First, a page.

In January 2017 when the newly sworn-in President of Ghana, Nana Addo Dankwa Akufo-Addo, named his first set of ministers, there were surprise elements in the list but there was one particular person that many wondered why he was placed at a particular ministry.
Dr. Matthew Opoku Prempeh was that person who many, hitherto his ministerial appointment, wondered why an accomplished Medical Doctor many tipped right for the Ministry of Health was rather put in charge of Ministry of Education.
Starting his work on the right footage of gathering a team of reliable and experienced Directors as well as resolved workforce that he consistently dragged along, Napo ensured that the grounds were properly prepared for the smooth take-off of His Excellency President Nana Addo-Dankwa Akufo-Addo’s brainchild Free SHS programme.
In September 2017, the most talked-about Free SHS took off with Dr. Prempeh in its driving-seat, to ensure its success; which means that he had to brace himself up to face anticipated challenges than could come with the programme which was first of its kind in the country.
In it, every Ghanaian child placed into a public second cycle institution by the Computerized School Selection and Placement System (CSSPS) during the 2017 school placement season was eligible to enjoy Free SHS.
The government absorbed all fees as approved by the Ghana Education Service (GES) Council for 353, 053 students made up of 113, 622 Day students and 239, 431 Boarding Students.
The first batch of students under the programme, have thus graduated; and currently, a total Free SHS enrolment stands at 1,199,750 students with government spending over GH¢ 2.2 billion, since the launch of the programme.
Politics Of Free SHS
The flagship programme of the government which was virtually accepted by all Ghanaians became a huge ‘political animal’ and that propelled Dr. Prempeh and his team to devise strategies to deal effectively with teething problems that reared their ugly heads following the introduction of the Free SHS.
The bastardization of the programme from certain quarters would not deter Dr. Prempeh, but rather buoyed him on as he dealt with various category of problems, one after the other.
The Double-Track System under which students went to school in batches was settled on, to make sure that no student was left behind and that made the whole programme more effective, although it was criticised in certain quarters.
Passionate about the success of the Free SHS, Dr. Prempeh and the GES Council came out with well-thought-out plans, including the cancellation of Parents-Teachers Association (PTA) dues, as it was considered, the means of preventing certain students from enjoying the Free SHS.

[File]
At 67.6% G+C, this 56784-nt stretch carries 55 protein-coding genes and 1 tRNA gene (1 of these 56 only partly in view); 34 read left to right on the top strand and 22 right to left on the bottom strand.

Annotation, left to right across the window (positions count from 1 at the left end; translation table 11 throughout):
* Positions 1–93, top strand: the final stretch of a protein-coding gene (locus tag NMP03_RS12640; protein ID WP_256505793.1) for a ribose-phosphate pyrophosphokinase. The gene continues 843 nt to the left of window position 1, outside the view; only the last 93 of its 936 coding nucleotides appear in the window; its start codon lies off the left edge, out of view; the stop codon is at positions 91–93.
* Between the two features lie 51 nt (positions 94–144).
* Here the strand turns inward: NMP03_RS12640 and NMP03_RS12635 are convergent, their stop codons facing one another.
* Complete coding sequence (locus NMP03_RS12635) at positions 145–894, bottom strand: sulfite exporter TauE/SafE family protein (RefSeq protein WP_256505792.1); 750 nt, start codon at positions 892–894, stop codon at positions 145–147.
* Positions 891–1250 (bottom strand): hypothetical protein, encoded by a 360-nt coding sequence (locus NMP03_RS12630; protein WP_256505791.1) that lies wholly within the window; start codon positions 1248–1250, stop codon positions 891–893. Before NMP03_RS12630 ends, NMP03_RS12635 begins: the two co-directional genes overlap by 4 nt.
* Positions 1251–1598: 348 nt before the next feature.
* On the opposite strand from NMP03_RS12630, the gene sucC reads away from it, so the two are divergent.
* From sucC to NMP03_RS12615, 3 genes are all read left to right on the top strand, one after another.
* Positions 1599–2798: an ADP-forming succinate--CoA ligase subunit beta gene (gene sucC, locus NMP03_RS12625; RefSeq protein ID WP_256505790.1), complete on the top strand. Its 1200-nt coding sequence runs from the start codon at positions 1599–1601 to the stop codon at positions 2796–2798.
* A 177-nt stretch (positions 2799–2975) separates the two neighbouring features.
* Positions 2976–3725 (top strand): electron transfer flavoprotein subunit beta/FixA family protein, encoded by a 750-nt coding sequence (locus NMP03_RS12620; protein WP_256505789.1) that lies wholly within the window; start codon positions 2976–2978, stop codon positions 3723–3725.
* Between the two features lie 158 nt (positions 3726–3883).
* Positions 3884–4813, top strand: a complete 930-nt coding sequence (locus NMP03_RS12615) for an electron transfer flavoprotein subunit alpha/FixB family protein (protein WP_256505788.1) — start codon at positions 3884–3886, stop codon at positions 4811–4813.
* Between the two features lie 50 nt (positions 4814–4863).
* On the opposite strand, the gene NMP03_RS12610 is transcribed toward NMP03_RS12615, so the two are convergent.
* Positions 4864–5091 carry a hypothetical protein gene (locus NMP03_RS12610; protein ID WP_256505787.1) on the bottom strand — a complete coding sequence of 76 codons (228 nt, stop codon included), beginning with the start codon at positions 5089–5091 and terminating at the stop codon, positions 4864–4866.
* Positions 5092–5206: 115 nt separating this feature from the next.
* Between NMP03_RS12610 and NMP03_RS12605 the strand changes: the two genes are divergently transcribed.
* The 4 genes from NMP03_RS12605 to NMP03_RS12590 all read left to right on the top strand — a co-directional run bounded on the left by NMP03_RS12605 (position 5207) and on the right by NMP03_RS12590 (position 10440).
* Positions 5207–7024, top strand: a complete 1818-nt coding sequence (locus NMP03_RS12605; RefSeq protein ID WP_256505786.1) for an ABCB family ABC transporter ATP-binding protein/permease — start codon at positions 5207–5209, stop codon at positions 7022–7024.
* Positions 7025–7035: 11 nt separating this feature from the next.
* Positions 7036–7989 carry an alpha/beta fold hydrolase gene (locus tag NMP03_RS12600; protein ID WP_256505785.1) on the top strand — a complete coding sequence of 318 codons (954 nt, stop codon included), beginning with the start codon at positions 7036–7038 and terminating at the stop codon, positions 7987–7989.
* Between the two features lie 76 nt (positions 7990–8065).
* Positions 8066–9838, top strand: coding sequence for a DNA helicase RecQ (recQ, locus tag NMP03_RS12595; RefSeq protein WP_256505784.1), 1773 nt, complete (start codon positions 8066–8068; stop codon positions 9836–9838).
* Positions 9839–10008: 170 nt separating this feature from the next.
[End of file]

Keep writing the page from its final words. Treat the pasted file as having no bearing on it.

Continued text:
The West African Examinations Council (WAEC)-organized West Africa Senior School Certificate Examination (WASSCE) of the pioneer beneficiaries of the Free SHS released in 2020, revealed the students performed far better under the flagship programme of the government as compared to previous years’ results.
In English and Mathematics, for instance, the last three years saw a steady rise, each year, in the percentage of students obtaining A1-C6. In English, the figure rose from 46.8% in 2018 to 49.1% in 2019 and to 57.3% in 202, whilst Mathematics saw a rise from 38.2% in 2018 t0 64.2% in 2019 and to 65.7% in 2020.
Significantly, 2020 was the only year in the last six years that more than 50% of candidates have scored between A1 and C6 in each of the four core subjects.
Dr. Prempeh was deeply involved in motivating the teachers’ front and formed special relationship with heads of public SHSs to enable the education ministry appreciate problems that schools were going through.
No wonder countries, including Kenya had to travel to Ghana to learn how the Free SHS was moving on smoothly, under the sterling leadership of Dr. Opoku Prempeh.
Stable Labour Front
The immediate past Minister of Education was the only minister in recent times to have steered affairs without workers in the education sector embarking on strikes.
It was not any kind of magic that did the trick, though; but the ability of the minister to consult, collaborate and engage with various unions within the education sector to know their problems and also relay to the unions what government can and cannot do at various times.
It was, therefore, not surprising that the University Teachers Association of Ghana (UTAG) found it important to honour Dr. Prempeh at its congress held at the Kwame Nkrumah University of Science and Technology (KNUST) in Kumasi, in 2019.
The honour was in recognition of the then minister’s hard work and his ways of improving standards of education at the pre-tertiary and higher education levels. At the congress, the minister was praised for establishing a good working relationship with the UTAG.